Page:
Getting Rid Of The Sharp Edges

After every tragic shooting that has taken place in a high school recently we have heard the same testimony played again and again. The assailant(s) were children who had been bullied and ridiculed by the others in their school and community. They had been tormented to the point that they decided to strike back and chose to do so with a vengeance. 

Most of us have been on the receiving end of unkind comments at one time or another. We looked different, we weren’t as talented, attractive, intelligent as those around us and were ridiculed. Some were ridiculed for their weight, their appearance, their intelligence, their awkwardness, and even (maybe even especially) their burdens. Some had physical problems, others came from difficult home situations but they were picked on none the less. If you have ever felt that pain, if you ever knew what it was like to not want to go to school (or work) because of the rejection and hatred you would experience, then you understand how devastating such things are.

And maybe you have been the abuser. I’ve told you that I look back on my days in 8th grade and am ashamed. We had someone’s precious daughter in our class. She had a deformity that left one leg shorter than the other. She also had a weight problem and didn’t talk as well as others. Rather than befriend her the class tormented her. I don’t know that I ever said anything directly to her but I’m sure I laughed at the jokes (which weren’t funny) and I certainly did nothing to make her feel that she had a friend. And to this day, I can remember what we called her but I can’t remember her name. I wish I could beg her forgiveness for the hurt. 

The more in tune we become with the realities of the world, the more we will marvel at the wisdom of God’s Word. In the midst of Paul’s discussion on joy he drops in verse 5.  It is almost as if Paul realized that one of the greatest hindrances to joy is the scars that have come from the bullies of life. So he writes, “Let your gentleness be evident to all. The Lord is near.” 

In a mean, abusive, insensitive culture, Paul gives us practical counsel, he tells us to be gentle. In these words we are reminded that our Christianity is not primarily about theology exams or Bible knowledge . . . it is about the change that comes about when God’s Spirit takes up residence in our lives. That change is practical. It is a change that should effect every area of our life, and especially our dealings with others. 

Verse five is a difficult verse to translate because the word translated “gentleness” has a number of different shades of meaning. 

5 Let everyone see that you are considerate in all you  (NLT)

5 Let your moderation be known unto all men. (KJV)

5 Let your forbearance be known unto all men. (NASB)

Make it as clear as you can to all you meet that you’re on their side, working with them and not against them. (The Message)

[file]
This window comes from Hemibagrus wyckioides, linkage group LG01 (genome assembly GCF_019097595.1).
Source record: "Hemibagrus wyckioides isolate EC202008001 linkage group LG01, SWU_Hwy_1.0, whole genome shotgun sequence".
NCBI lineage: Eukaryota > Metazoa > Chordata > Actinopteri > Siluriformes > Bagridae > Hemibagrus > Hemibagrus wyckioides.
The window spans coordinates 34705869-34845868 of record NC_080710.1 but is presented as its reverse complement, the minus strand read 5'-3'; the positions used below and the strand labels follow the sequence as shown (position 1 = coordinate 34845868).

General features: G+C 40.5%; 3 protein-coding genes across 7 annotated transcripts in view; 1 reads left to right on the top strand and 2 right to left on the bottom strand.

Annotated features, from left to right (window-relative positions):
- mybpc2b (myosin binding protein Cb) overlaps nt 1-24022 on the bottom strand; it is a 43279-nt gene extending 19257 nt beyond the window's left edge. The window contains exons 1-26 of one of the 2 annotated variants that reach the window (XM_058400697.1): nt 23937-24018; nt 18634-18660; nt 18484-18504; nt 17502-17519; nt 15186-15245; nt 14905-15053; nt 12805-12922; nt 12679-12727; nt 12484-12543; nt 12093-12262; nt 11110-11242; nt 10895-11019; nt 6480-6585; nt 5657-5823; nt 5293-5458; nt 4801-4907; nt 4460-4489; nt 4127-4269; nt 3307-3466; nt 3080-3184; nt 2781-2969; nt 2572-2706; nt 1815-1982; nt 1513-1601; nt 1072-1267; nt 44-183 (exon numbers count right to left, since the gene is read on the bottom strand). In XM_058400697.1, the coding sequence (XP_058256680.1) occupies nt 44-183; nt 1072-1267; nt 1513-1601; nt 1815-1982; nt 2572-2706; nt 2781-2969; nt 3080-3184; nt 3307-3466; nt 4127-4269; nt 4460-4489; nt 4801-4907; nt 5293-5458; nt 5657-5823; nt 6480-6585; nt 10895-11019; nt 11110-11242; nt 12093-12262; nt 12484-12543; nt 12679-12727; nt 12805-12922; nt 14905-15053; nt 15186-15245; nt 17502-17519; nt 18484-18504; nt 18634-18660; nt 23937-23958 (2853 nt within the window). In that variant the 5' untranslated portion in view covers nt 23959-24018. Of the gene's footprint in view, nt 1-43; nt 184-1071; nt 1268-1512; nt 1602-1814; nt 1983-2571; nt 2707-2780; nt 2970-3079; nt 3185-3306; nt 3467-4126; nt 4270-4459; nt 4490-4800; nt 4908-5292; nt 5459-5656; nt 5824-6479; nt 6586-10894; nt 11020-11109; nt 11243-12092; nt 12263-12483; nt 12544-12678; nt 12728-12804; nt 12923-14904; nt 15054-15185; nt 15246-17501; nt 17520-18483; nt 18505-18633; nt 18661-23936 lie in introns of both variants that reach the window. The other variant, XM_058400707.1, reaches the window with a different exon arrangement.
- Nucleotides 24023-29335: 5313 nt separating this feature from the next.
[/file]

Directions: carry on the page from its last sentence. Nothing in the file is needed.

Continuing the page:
From these various meanings I think we can draw some lessons on how to  bring joy by our words and actions.


I read a book this weekend in preparation for this message that I want to recommend to all of you. The book is written by popular Christian novelist Frank Peretti and the name of the book is THE WOUNDED SPIRIT. In this book Peretti tells the true story of his life and the pain he endured because of his physical deformities. He then goes on to draw some powerful lessons from his own experiences. You can’t read this book and be the same ever again.

In this book Peretti writes,

bullying and abuse betray a lack or loss of respect for other human beings, there is a deeper issue: the devaluing of human life; and that in turn indicates a lack or loss of respect for the Giver of human life and dignity, God Himself. The message a bully sends is a mockery of God’s handiwork, a lie that slanders God’s nature and negates His love for us. [p. 84] 

We show a lack of respect when we treat other people like objects rather than as people. And when we do this we not only show a lack of respect toward others, we show that we do not respect God who created the others and declared them valuable. People who do not respect others think only of themselves.

Showing consideration and respect for others begins in very little things,

  • like picking up after yourself so someone else doesn’t have to
  • letting another go in front of you in a line
  • putting the seat down when you’re done
  • refusing to ridicule another
  • being friendly to someone who is tired or alone
  • respecting the time of another by being on time for appointments
  • only taking up one parking spot
  • replacing the roll when it is empty
  • listening when another person is talking.

Learning to be considerate in the little things will maybe help us in the big things. The little things are just little things but they are important. If we are not faithful in the little things, Jesus said, we will not be faithful in bigger things. 

We should be considerate for several reasons,

  • it’s the way of Christ
  • we know the pain of being on the other side of the ridicule
  • it is the human thing to do
  • it is the way you would want others to treat you
  • it’s right

Why are we the way we are? Why is it so easy to start ridiculing another? Why do we laugh at another’s expense? Why do we join in the taunting when everyone is being unkind to another person whether they are present or not? Where is that evidence of the Spirit of God in us at these times? I wonder if these are the times when God’s Spirit grieves.

Peretti suggests that part of the problem is our current worldview. If there is no God then there is no truth, if there is no truth, there is no standard of right and wrong. If there is no standard of right and wrong decency gives way to barbarity. Christians must take the lead in bringing values back into our society.